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The God Squad: No one is beyond redemption

By Rabbi Marc Gellman, Tribune Content Agency on

Q: I am in a great deal of strife. I have not lived a terribly admirable life, I'm afraid. I have committed sins of a carnal nature since early adulthood. I was raised Roman Catholic and always went to the confessional for absolution but then I would go out some time later and do the same thing, repeatedly.

Always remorseful but, with absolutely no justification or excuse, a repeat offender. I engaged in sex with prostitutes. Always ashamed and sorry but then I would commit the same transgression.

I married in my 30s. I am a drinker and that progressed into alcoholism. In my 50s, my old behavior returned - again, no excuses, no blaming it on drinking or anything else - and it led to the dissolution of my marriage. A tragedy. I hurt terribly a woman who loved me and deprived our adopted son of a mother and father raising him together.

I have tried to get sober for the past two years after the initial separation and am still trying. But I have still participated in my old behavior from time to time and this is just plain and simple adultery. I am in a deep depression for sometime now as I have lost everything due to my selfish behavior and see my life as hopeless.

My question, am I beyond redemption? I've always believed that God would always forgive us and afford us his grace and have encouraged others to believe the same. I want to live again, purposely and to count and be counted on. Thank you. -- B

A: Dear troubled B,

 

You are never hidden from God’s grace. You have just temporarily hidden your own courage. That courage awaits your understanding of why you keep failing. Understanding this is the key to creating a new life where you will not fail again. Just as you need God’s help to achieve salvation from the effects of sin, you also will need other people’s help to help you distance yourself from the causes of sin.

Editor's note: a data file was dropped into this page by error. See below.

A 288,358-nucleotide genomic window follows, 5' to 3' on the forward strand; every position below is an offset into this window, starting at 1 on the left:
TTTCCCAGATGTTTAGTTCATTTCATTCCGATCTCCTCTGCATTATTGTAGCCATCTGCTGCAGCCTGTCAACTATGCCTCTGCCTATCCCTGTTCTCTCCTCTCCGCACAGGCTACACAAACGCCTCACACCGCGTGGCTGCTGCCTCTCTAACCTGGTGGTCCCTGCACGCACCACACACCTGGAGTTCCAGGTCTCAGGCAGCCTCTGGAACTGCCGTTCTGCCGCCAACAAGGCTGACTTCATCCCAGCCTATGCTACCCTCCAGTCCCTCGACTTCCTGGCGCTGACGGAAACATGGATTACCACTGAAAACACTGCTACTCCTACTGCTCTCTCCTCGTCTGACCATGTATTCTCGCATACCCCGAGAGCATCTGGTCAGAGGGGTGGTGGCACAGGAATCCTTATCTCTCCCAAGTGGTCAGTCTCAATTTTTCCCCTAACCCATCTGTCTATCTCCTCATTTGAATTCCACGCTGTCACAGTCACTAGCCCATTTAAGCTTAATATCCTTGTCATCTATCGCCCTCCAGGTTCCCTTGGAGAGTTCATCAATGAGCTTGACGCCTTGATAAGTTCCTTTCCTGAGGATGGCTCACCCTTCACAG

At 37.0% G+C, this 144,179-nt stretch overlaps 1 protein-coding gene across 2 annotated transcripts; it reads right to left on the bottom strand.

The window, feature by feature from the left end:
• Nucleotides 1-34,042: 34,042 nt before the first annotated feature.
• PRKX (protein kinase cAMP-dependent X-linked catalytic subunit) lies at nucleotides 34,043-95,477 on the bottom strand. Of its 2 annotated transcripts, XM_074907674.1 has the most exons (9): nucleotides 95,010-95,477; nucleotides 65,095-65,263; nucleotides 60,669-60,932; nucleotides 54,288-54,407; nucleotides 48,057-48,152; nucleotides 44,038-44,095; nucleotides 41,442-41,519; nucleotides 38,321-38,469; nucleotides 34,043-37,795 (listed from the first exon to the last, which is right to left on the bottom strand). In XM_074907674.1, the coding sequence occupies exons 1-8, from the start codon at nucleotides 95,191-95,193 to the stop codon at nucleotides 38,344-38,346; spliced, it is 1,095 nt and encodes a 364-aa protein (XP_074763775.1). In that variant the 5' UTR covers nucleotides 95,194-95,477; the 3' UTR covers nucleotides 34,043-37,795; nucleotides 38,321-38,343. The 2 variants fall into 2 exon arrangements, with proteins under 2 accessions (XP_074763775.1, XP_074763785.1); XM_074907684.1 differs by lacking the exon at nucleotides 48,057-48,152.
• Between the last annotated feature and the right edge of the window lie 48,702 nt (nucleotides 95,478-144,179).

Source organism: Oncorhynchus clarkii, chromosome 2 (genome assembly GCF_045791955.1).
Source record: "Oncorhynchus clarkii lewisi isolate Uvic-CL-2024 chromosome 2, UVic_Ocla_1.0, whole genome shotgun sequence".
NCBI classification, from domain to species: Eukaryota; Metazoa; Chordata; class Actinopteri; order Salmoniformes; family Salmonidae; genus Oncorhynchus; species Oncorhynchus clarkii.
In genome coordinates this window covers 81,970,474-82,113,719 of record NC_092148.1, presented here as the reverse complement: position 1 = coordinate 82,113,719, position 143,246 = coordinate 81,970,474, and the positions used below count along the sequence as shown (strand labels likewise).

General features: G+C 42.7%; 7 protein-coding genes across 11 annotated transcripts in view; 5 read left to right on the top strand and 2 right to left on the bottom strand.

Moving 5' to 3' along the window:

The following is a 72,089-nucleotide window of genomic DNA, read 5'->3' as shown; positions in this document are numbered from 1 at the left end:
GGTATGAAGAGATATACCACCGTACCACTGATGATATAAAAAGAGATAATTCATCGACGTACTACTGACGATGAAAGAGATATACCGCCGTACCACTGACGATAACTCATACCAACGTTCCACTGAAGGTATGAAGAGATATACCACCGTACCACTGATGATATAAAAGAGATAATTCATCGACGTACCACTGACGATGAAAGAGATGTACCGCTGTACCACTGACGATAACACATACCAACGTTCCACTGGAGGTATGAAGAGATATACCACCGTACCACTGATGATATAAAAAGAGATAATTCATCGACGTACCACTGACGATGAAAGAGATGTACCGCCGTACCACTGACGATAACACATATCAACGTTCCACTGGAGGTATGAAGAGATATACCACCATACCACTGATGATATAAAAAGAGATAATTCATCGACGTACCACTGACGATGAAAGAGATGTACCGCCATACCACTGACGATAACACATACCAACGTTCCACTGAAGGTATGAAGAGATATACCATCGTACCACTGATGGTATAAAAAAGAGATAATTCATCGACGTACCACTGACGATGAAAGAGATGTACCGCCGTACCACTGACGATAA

I would suggest that you seek the help of a competent therapist and work with that person to gain insight into your life and your fears. I am also a big supporter of AA and other 12-step programs because they are all supportive of the role that faith plays in mental and physical health.

Find a good support group near you and get a sponsor who understands you and is strong enough to confront your excuses with the truth. The key to all this is realizing that you are not the only broken person in this world. The other broken ones who have gone before you will help, with prayer and repentance and God’s grace, to make you whole again.

While I was writing to you, dear B, this e-mail arrived from a woman named L. She wrote, “My father was a pioneering psychiatrist who practiced in Stamford, Connecticut, mainly during the ’40s and ’50s. He served during WWII, treating servicemen who suffered from ‘shell shock’ or ‘battle fatigue’, conditions now known as PTSD. Thank you for your kind attention. I never miss your weekly column in Newsday!”

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